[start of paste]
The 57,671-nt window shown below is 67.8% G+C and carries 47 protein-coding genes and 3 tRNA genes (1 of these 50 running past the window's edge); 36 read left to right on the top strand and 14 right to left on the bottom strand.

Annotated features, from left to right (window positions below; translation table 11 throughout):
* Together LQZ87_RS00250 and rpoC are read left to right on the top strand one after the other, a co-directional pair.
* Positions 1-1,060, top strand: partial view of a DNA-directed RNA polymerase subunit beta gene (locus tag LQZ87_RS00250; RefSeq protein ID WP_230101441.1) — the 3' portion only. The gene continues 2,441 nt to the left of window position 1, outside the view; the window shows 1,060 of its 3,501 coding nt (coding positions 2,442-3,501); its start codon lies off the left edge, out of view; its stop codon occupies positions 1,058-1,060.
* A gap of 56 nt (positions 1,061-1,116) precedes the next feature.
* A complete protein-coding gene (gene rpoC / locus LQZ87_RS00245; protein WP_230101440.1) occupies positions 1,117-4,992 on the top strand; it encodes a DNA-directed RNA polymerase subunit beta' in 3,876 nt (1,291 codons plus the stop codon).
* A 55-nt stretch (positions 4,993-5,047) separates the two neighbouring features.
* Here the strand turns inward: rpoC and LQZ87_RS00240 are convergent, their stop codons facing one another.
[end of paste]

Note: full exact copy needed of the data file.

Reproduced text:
The 57,671-nt window shown below is 67.8% G+C and carries 47 protein-coding genes and 3 tRNA genes (1 of these 50 running past the window's edge); 36 read left to right on the top strand and 14 right to left on the bottom strand.

Annotated features, from left to right (window positions below; translation table 11 throughout):
* Together LQZ87_RS00250 and rpoC are read left to right on the top strand one after the other, a co-directional pair.
* Positions 1-1,060, top strand: partial view of a DNA-directed RNA polymerase subunit beta gene (locus tag LQZ87_RS00250; RefSeq protein ID WP_230101441.1) — the 3' portion only. The gene continues 2,441 nt to the left of window position 1, outside the view; the window shows 1,060 of its 3,501 coding nt (coding positions 2,442-3,501); its start codon lies off the left edge, out of view; its stop codon occupies positions 1,058-1,060.
* A gap of 56 nt (positions 1,061-1,116) precedes the next feature.
* A complete protein-coding gene (gene rpoC / locus LQZ87_RS00245; protein WP_230101440.1) occupies positions 1,117-4,992 on the top strand; it encodes a DNA-directed RNA polymerase subunit beta' in 3,876 nt (1,291 codons plus the stop codon).
* A 55-nt stretch (positions 4,993-5,047) separates the two neighbouring features.
* Here the strand turns inward: rpoC and LQZ87_RS00240 are convergent, their stop codons facing one another.